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about 500 miles; while a straight line from one of the above-mentioned capes to the other is hardly half that distance. The eastern half is singularly indented by deep bays; the coast being universally rocky and possessing numerous islands surrounded by deep water, which islands not only increase the number of harbors, but cover, besides, an interior navigation well understood by the hardy coasters and measurably secured by its intricacies, and the other dangers of this boisterous and foggy region, from interruption by an enemy. The western half is much less broken; it is covered by few islands in comparison, but contains several excellent harbors.
The eastern harbors of Maine are exposed in a peculiar manner. They are not only on the flank of our line, but they are also quite near the public establishments of the greatest maritime power. They are, moreover, as yet backed by only a thin population; and are, consequently, weak as well as exposed. The time may not, however, be very distant when, becoming wealthy and populous, they will be objects of a full portion of the national solicitude. Works designed for these harbors must therefore be calculated for the future; must be founded on the principle that they must defend places much more important than any now existing there; that, being near the possessions of a foreign power, they will be in a particular manner liable to sudden and repeated attacks; and that, lying at the extremity of the coast, they are liable to be tardily succored. The works must consequently be competent to resist escalade, and to hold out for a few days. Feebler works might be more injurious than beneficial; their weakness would in the first place invite attack; and it being often a great advantage to occupy fortified places in an adversary's territory, the enemy could prepare himself to remedy the deficiencies of the forts after they should fall into his liands, by adding temporary works, by providing strong garrisons, and by aiding the defence with his vessels.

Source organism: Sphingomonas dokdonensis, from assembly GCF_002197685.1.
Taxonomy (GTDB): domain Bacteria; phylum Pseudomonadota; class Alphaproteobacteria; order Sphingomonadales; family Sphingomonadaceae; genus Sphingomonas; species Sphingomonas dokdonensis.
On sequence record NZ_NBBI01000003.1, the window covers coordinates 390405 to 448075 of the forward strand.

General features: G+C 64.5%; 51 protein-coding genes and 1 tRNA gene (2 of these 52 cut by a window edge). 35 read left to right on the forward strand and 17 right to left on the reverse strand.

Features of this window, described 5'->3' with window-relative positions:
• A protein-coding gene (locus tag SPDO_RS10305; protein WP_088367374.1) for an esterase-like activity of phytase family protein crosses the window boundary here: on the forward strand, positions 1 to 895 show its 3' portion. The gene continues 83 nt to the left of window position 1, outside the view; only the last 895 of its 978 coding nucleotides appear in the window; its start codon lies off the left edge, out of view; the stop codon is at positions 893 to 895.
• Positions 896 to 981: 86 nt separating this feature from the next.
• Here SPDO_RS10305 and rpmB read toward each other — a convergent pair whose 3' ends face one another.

No surveys have been made of these harbors, and no plans formed for their defence. It may be well to observe here, once for all, that much confidence is not asked for the mere conjectures presented below, as to the number and cost of the works assigned for the protection of the harbors which have not yet been surveyed: in some cases there may be mistakes as to the number of forts and batteries needed; in others, errors will exist in the estimated cost.
Eastport and Machias may be mentioned as places that will unquestionably be thought to need defensive works by the time, in the order of relative importance, the execution of them can be undertaken by the government. There are several small towns eastward of Mount Desert island that may, at that period, deserve equal attention; at present, however, the places mentioned will be the only ones estimated for; and $100,000 will be assumed as the cost at each.(Statement 1, table F.)
Mount Desert island, situated a little east of Penobscot bay, having a capacious and close harbor, affording anchorage for the highest class of vessels, and easily accessible from sea, offers a station for the navy of an enemy superior to any other on this part of the coast. From this point ħis cruisers might act with great effect against the navigation of the eastern coast, especially that of Maine; and his enterprises could be conducted with great rapidity against any points he might select. These considerations, added to the very great advantage in certain political events, of our occupying a naval station thus advanced, whence we might act offensively, together with the expediency of providing places of succor on a part of the coast where vessels are so frequently perplexed in their navigation by the prevailing fogs, lead to the conclusion that the fortification, in a strong manner, of this roadstead may before long be necessary. A survey of this island was begun many years ago; but the party being called off to other duties it was never completed. The project of defensive works has not been